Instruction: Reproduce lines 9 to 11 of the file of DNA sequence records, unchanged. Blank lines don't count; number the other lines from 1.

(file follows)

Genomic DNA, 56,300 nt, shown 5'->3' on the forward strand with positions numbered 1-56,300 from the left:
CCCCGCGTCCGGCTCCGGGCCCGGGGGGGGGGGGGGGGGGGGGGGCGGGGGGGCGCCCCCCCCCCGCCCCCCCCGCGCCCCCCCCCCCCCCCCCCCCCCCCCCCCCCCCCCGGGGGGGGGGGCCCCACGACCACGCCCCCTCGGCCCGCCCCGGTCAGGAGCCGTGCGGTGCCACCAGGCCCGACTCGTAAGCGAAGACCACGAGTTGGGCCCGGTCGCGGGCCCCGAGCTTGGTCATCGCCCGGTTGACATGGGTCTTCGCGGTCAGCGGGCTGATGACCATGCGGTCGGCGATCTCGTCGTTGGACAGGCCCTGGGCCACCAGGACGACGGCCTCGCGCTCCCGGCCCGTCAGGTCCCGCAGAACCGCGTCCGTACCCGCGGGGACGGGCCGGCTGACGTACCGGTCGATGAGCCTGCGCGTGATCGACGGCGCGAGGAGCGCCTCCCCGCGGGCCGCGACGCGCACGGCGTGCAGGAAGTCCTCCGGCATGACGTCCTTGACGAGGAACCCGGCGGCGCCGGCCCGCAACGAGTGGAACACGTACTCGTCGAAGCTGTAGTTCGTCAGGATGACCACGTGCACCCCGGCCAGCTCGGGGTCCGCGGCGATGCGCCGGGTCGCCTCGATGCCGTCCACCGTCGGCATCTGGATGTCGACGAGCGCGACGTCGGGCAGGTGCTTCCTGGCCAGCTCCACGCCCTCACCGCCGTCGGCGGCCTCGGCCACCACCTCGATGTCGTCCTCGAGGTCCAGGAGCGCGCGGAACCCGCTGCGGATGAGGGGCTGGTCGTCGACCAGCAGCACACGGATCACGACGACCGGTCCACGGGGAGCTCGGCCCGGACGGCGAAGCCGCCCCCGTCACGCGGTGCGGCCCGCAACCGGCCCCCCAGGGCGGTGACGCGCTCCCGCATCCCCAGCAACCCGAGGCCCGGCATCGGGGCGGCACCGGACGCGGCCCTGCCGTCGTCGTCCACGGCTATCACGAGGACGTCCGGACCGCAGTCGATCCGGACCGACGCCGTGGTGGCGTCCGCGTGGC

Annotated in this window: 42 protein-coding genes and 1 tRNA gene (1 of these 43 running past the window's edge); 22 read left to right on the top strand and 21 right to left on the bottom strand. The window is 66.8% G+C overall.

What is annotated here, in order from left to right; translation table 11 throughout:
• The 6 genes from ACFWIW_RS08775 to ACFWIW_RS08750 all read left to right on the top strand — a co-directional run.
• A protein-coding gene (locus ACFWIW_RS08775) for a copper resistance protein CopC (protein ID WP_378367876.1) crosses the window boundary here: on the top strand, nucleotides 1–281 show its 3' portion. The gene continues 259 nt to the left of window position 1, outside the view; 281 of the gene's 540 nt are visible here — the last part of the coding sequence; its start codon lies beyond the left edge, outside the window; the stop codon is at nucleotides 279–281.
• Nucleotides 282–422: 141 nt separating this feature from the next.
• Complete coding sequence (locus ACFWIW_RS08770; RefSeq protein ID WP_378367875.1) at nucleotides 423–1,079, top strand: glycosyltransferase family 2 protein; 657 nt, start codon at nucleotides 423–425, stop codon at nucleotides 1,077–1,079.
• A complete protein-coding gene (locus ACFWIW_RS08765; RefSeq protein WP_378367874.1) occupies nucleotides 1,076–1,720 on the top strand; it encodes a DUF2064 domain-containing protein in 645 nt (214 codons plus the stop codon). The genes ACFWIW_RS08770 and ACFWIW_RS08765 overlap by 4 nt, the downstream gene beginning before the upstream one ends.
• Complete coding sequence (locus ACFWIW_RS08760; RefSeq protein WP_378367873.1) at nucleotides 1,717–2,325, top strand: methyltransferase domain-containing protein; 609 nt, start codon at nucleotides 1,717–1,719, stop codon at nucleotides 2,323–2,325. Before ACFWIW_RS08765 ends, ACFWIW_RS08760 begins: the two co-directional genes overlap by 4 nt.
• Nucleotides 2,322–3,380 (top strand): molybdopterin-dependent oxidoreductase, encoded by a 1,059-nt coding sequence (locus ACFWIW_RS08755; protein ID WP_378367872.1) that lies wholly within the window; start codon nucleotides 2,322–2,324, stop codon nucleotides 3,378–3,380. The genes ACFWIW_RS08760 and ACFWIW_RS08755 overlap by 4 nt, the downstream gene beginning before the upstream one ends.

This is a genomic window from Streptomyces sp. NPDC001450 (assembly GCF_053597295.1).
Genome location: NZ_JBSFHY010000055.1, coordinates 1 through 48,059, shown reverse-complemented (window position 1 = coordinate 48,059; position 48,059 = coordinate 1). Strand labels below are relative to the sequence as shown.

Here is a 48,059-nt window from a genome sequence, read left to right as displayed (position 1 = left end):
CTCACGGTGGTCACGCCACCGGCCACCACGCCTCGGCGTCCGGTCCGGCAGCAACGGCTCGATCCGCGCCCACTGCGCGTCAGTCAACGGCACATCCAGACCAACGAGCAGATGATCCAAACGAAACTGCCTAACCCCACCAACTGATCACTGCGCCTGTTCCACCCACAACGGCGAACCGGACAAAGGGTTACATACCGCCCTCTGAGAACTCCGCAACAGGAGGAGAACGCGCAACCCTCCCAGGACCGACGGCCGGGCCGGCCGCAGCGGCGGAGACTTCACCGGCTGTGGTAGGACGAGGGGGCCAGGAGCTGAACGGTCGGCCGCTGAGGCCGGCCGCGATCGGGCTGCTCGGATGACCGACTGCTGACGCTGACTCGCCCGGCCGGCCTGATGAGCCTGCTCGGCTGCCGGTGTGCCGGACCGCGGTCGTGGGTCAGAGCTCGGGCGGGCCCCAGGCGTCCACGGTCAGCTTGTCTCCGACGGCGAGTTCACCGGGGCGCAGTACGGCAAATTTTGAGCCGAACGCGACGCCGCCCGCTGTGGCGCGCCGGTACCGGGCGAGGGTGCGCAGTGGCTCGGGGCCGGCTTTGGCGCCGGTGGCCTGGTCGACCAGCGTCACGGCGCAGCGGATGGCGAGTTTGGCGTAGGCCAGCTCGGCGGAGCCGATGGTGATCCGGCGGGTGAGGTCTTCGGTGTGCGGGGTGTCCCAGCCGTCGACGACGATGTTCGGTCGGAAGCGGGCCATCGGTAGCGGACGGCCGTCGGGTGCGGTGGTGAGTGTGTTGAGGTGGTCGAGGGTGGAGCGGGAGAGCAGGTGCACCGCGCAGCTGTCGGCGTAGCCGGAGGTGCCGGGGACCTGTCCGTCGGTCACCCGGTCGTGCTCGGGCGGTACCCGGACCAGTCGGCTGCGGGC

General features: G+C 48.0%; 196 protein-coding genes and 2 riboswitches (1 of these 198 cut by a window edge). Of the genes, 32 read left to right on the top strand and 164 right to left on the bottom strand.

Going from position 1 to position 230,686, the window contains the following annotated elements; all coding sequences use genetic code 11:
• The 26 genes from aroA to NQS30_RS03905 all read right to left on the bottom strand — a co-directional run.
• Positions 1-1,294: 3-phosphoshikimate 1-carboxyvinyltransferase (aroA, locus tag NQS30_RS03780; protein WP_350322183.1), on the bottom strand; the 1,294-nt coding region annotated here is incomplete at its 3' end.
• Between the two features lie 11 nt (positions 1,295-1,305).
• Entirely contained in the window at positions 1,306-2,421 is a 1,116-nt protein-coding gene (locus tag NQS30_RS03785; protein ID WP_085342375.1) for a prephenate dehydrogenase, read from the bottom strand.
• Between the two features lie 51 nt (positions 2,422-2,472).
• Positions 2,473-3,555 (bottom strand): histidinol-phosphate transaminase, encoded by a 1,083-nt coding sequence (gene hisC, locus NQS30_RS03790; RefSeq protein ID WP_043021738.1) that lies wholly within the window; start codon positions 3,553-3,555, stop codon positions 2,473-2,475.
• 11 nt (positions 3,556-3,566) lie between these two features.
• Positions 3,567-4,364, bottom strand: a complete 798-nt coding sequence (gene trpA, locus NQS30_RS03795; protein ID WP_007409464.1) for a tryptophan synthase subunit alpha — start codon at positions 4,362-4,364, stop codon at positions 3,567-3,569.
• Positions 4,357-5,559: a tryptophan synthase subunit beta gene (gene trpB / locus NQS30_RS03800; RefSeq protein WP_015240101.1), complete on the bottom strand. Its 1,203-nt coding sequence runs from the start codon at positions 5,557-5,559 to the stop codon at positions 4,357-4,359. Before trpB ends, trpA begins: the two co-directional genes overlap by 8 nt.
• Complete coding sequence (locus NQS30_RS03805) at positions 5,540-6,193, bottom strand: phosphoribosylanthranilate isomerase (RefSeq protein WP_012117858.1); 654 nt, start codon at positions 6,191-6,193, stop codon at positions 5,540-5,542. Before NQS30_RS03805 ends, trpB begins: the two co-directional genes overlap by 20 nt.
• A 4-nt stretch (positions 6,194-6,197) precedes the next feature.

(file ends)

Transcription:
• A complete protein-coding gene (locus ACFWIW_RS08765; RefSeq protein WP_378367874.1) occupies nucleotides 1,076–1,720 on the top strand; it encodes a DUF2064 domain-containing protein in 645 nt (214 codons plus the stop codon). The genes ACFWIW_RS08770 and ACFWIW_RS08765 overlap by 4 nt, the downstream gene beginning before the upstream one ends.
• Complete coding sequence (locus ACFWIW_RS08760; RefSeq protein WP_378367873.1) at nucleotides 1,717–2,325, top strand: methyltransferase domain-containing protein; 609 nt, start codon at nucleotides 1,717–1,719, stop codon at nucleotides 2,323–2,325. Before ACFWIW_RS08765 ends, ACFWIW_RS08760 begins: the two co-directional genes overlap by 4 nt.
• Nucleotides 2,322–3,380 (top strand): molybdopterin-dependent oxidoreductase, encoded by a 1,059-nt coding sequence (locus ACFWIW_RS08755; protein ID WP_378367872.1) that lies wholly within the window; start codon nucleotides 2,322–2,324, stop codon nucleotides 3,378–3,380. The genes ACFWIW_RS08760 and ACFWIW_RS08755 overlap by 4 nt, the downstream gene beginning before the upstream one ends.